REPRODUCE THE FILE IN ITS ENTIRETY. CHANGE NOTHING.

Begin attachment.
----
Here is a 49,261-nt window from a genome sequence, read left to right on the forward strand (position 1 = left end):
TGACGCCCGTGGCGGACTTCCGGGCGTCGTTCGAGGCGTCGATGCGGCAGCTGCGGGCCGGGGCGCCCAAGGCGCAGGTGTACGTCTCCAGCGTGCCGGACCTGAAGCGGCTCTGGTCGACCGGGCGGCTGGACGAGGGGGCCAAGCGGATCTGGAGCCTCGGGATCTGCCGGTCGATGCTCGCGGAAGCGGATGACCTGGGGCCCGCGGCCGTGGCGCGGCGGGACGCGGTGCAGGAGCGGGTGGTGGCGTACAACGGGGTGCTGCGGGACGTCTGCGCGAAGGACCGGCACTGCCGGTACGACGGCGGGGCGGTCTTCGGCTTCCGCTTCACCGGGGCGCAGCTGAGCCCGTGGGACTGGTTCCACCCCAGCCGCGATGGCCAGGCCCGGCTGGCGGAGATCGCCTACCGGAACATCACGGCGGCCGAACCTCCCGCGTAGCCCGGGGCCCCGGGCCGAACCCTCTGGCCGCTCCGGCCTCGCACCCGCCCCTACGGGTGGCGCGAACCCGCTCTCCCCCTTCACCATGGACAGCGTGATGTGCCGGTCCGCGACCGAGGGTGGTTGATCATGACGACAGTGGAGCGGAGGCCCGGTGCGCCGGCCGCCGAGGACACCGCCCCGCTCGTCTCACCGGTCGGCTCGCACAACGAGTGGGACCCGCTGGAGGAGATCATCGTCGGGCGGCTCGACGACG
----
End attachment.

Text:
Here is a 49,261-nt window from a genome sequence, read left to right on the forward strand (position 1 = left end):
TGACGCCCGTGGCGGACTTCCGGGCGTCGTTCGAGGCGTCGATGCGGCAGCTGCGGGCCGGGGCGCCCAAGGCGCAGGTGTACGTCTCCAGCGTGCCGGACCTGAAGCGGCTCTGGTCGACCGGGCGGCTGGACGAGGGGGCCAAGCGGATCTGGAGCCTCGGGATCTGCCGGTCGATGCTCGCGGAAGCGGATGACCTGGGGCCCGCGGCCGTGGCGCGGCGGGACGCGGTGCAGGAGCGGGTGGTGGCGTACAACGGGGTGCTGCGGGACGTCTGCGCGAAGGACCGGCACTGCCGGTACGACGGCGGGGCGGTCTTCGGCTTCCGCTTCACCGGGGCGCAGCTGAGCCCGTGGGACTGGTTCCACCCCAGCCGCGATGGCCAGGCCCGGCTGGCGGAGATCGCCTACCGGAACATCACGGCGGCCGAACCTCCCGCGTAGCCCGGGGCCCCGGGCCGAACCCTCTGGCCGCTCCGGCCTCGCACCCGCCCCTACGGGTGGCGCGAACCCGCTCTCCCCCTTCACCATGGACAGCGTGATGTGCCGGTCCGCGACCGAGGGTGGTTGATCATGACGACAGTGGAGCGGAGGCCCGGTGCGCCGGCCGCCGAGGACACCGCCCCGCTCGTCTCACCGGTCGGCTCGCACAACGAGTGGGACCCGCTGGAGGAGATCATCGTCGGGCGGCTCGACGACG